Every five years or so there is a push for society to adopt a new priority in education. A greater emphasis on math and science, more or less standardized testing, interdisciplinary studies, and service based learning are just some of the topics you may come across. Parents, educators, and academia struggle to pinpoint just what is the single most important thing for students to come away from school knowing.
So what is the most important thing for kids to learn these days? Is it any different than what was most important 10, 20, 50 years ago? I’d argue yes.
If you’re a teacher, this question on what’s crucial to learn is obviously one worth thinking about–it will guide your teaching philosophy. If you’re a parent, it is equally important because it will drive the way in which you model for your kids and perhaps contribute to what type of school system you put them in.The single greatest thing a student can come away with from high school is a twofold skill: the ability to find information and the ability to decipher if that information is credible.
First, I’ll mention why this priority is different than it would have been for other generations. We live in the Information Age. An unfathomable amount of information is on the internet that wasn’t nearly as accessible before. This much is obvious. We are globally connected to different cultures, people, and ideas in a way that just didn’t exist before. You literally can teach yourself to do just about anything by watching a video on Youtube (twice in the past year I’ve watched a video on how to tie a Windsor knot). But why is the ability to decipher credible information from bullshit so important? Because it encompasses everything. It informs us about what is true, what works, and what we should value.
The mother of a client of mine, in many ways, is a good mom. She’s an advocate for her child with special needs and fights with his school to get him proper accommodations. But one day, I overhear a serious conversation she’s having with a relative about how vaccines contribute/cause autism. You should be aware that her son has autism. Here, in a nutshell, is one of the scary side effects if people don’t learn how to think objectively and gauge if information is reliable. Vaccines don’t cause autism. There’s no legitimate source that has come close to replicating that erroneous study that came out. And yet, you probably have heard something or another about their relationship on the internet. Kids (and adults) can easily be swayed. Technology and the internet have made a few things possible: 1.) bad information can be as plentiful as good information on the internet and 2.) shitty information and theories can be made enticing and believable through artistic and savvy ways. All it takes is a fast-paced video with some good music to go viral on Facebook for a million people to come away believing the same erroneous message. And while that “message” may be harmless (Justin Bieber is a bad guy), it could just as well be important (who I should vote for). We live in a fast-paced time, where political snip-its formulate people’s entire opinion on political figures. Medicinal practices are deemed factual gold when so-and-so’s picture is plastered next to it. Judgments are made about entire countries and policies based on colorful Venn diagrams and graphs that can be experienced in Flash. Reputations are ruined over a single Twitter post. We are forced to become internet detectives, scouring through a cyber trashcan figuring out how to make sense of it all.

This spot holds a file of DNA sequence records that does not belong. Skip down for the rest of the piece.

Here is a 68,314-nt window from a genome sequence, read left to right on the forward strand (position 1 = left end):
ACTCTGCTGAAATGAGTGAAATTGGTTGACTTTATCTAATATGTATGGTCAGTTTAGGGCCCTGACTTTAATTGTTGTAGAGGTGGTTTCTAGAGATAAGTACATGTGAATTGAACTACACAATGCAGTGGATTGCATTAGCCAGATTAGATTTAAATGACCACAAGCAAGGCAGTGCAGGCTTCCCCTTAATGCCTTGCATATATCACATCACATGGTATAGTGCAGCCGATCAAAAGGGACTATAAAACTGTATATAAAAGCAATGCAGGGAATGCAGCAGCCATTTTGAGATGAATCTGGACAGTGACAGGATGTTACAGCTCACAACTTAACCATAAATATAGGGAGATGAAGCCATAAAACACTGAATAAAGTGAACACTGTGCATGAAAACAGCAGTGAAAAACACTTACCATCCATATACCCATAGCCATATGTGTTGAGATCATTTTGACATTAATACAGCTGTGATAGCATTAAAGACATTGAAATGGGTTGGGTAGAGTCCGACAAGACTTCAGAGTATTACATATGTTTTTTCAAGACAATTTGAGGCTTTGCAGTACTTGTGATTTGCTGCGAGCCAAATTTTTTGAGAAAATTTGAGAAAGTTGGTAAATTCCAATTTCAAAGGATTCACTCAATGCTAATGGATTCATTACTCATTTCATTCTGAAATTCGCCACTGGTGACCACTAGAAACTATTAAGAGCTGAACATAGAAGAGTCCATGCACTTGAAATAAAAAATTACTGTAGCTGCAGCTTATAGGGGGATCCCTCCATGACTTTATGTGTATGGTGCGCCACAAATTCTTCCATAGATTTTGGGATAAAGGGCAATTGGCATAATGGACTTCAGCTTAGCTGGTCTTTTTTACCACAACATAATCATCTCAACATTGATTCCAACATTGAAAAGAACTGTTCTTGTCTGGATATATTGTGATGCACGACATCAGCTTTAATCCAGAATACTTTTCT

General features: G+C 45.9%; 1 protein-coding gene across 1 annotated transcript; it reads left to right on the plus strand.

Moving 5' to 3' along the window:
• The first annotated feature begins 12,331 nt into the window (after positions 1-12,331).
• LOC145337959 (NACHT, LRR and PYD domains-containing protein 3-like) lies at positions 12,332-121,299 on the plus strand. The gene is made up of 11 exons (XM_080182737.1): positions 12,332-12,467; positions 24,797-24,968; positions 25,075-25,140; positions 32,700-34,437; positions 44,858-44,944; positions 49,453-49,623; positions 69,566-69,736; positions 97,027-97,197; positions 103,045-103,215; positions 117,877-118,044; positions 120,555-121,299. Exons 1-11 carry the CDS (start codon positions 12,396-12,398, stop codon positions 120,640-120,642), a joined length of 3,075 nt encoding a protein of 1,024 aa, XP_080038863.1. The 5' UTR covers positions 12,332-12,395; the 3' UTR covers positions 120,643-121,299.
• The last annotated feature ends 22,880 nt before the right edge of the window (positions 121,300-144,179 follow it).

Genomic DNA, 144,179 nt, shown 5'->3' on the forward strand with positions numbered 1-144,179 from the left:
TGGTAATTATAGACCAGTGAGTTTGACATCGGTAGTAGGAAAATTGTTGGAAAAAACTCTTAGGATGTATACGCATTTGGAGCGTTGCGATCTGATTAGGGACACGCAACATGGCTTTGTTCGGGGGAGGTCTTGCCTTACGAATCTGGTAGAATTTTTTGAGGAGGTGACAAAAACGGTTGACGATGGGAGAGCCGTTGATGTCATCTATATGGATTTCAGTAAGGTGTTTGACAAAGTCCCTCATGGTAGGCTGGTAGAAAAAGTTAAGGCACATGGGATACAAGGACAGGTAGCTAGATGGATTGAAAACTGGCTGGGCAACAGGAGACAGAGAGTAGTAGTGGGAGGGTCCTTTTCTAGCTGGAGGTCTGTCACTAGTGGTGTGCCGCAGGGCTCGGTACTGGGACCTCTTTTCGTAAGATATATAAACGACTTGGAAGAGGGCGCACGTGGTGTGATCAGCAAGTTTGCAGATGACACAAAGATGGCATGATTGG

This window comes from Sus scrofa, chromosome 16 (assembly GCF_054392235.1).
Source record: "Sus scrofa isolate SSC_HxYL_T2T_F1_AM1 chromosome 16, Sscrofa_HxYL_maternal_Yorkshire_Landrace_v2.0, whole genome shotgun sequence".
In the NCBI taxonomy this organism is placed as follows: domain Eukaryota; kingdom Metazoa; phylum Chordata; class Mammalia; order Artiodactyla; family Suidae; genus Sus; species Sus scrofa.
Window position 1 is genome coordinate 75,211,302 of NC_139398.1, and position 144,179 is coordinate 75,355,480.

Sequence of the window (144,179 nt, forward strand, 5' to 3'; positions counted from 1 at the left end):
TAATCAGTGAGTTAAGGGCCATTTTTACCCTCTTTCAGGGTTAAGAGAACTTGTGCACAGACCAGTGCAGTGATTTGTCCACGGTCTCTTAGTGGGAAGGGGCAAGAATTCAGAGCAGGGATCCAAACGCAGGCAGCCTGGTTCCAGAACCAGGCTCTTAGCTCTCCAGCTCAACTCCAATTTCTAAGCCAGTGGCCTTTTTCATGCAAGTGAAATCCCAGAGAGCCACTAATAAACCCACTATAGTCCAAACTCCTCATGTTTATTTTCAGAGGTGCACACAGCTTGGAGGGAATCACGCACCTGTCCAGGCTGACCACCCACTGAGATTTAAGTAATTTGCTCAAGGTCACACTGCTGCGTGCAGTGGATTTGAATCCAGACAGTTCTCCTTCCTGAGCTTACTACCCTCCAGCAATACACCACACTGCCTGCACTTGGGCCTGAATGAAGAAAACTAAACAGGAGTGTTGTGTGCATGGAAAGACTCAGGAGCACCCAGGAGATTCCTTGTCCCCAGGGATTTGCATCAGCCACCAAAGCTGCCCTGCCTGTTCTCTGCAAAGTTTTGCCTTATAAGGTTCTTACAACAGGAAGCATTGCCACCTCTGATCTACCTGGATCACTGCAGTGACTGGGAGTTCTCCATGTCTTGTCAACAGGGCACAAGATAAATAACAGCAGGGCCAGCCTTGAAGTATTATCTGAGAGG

So how do you teach this skill?
It’s part scientific method, part raising a generation of kids who ruthlessly question and pursue the truth. Unfortunately, in doing this, we’re going to raise a whole lot of cynics. But that’s a whole lot better than breeding a generation of people who believe everything they read. Deciphering credible information is a skill needed in all aspects of life: what car to buy, what medicine (if any) should I give my kid, what values does that politician hold, world news, local news, does that author have an agenda, etc. Information–credible information–transcends all subjects. History, English, Science, Math, are all fields that rely on the written word and data-driven analysis. I believe kids need to be taught how to quickly discern bullshit. They need to immediately recognize that they can’t entirely trust (or trust at all) Bob’s webpage on Economics and Sally’s blog about the causes of World War II. People constantly search the internet to confirm their preconceived ideas (confirmation bias) and it’s easy to do. I think this needs to be avoided if we want to stop perpetuating myths and speculation on everything from the existence of God to the value of eating organic.
This ability to find and decipher information determines what we believe. I think this is the most important thing to learn because what you believe and why you believe it is the only thing that matters. If you have another idea of what’s the single, most important thing to learn, I’d be happy to read it in the comment section.